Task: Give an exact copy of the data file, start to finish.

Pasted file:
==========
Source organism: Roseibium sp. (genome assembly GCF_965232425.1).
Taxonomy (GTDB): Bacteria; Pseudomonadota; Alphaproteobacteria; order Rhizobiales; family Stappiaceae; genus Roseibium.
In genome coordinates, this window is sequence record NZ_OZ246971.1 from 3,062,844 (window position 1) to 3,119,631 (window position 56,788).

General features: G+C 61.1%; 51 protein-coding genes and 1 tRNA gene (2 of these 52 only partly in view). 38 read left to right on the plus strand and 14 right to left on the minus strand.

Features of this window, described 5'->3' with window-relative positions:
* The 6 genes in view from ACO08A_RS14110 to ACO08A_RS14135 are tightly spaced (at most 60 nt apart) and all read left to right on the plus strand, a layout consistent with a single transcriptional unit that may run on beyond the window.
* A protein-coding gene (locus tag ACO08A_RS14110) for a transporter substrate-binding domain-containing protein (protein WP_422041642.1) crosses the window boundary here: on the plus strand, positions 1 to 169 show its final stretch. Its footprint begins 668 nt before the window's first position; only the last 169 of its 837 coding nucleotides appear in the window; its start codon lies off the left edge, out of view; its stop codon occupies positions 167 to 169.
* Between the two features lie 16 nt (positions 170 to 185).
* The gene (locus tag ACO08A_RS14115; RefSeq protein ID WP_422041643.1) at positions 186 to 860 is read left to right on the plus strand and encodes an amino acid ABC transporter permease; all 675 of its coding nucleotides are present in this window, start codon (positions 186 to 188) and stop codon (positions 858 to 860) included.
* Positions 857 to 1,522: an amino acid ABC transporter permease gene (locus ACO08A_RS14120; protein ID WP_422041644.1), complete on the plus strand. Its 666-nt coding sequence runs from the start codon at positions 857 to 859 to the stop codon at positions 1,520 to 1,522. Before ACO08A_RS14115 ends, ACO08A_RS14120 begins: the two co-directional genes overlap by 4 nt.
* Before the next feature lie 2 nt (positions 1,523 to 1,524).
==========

Source organism: Roseibium sp. (genome assembly GCF_965232425.1).
Taxonomy (GTDB): Bacteria; Pseudomonadota; Alphaproteobacteria; order Rhizobiales; family Stappiaceae; genus Roseibium.
In genome coordinates, this window is sequence record NZ_OZ246971.1 from 3,062,844 (window position 1) to 3,119,631 (window position 56,788).

General features: G+C 61.1%; 51 protein-coding genes and 1 tRNA gene (2 of these 52 only partly in view). 38 read left to right on the plus strand and 14 right to left on the minus strand.

Features of this window, described 5'->3' with window-relative positions:
* The 6 genes in view from ACO08A_RS14110 to ACO08A_RS14135 are tightly spaced (at most 60 nt apart) and all read left to right on the plus strand, a layout consistent with a single transcriptional unit that may run on beyond the window.
* A protein-coding gene (locus tag ACO08A_RS14110) for a transporter substrate-binding domain-containing protein (protein WP_422041642.1) crosses the window boundary here: on the plus strand, positions 1 to 169 show its final stretch. Its footprint begins 668 nt before the window's first position; only the last 169 of its 837 coding nucleotides appear in the window; its start codon lies off the left edge, out of view; its stop codon occupies positions 167 to 169.
* Between the two features lie 16 nt (positions 170 to 185).
* The gene (locus tag ACO08A_RS14115; RefSeq protein ID WP_422041643.1) at positions 186 to 860 is read left to right on the plus strand and encodes an amino acid ABC transporter permease; all 675 of its coding nucleotides are present in this window, start codon (positions 186 to 188) and stop codon (positions 858 to 860) included.
* Positions 857 to 1,522: an amino acid ABC transporter permease gene (locus ACO08A_RS14120; protein ID WP_422041644.1), complete on the plus strand. Its 666-nt coding sequence runs from the start codon at positions 857 to 859 to the stop codon at positions 1,520 to 1,522. Before ACO08A_RS14115 ends, ACO08A_RS14120 begins: the two co-directional genes overlap by 4 nt.
* Before the next feature lie 2 nt (positions 1,523 to 1,524).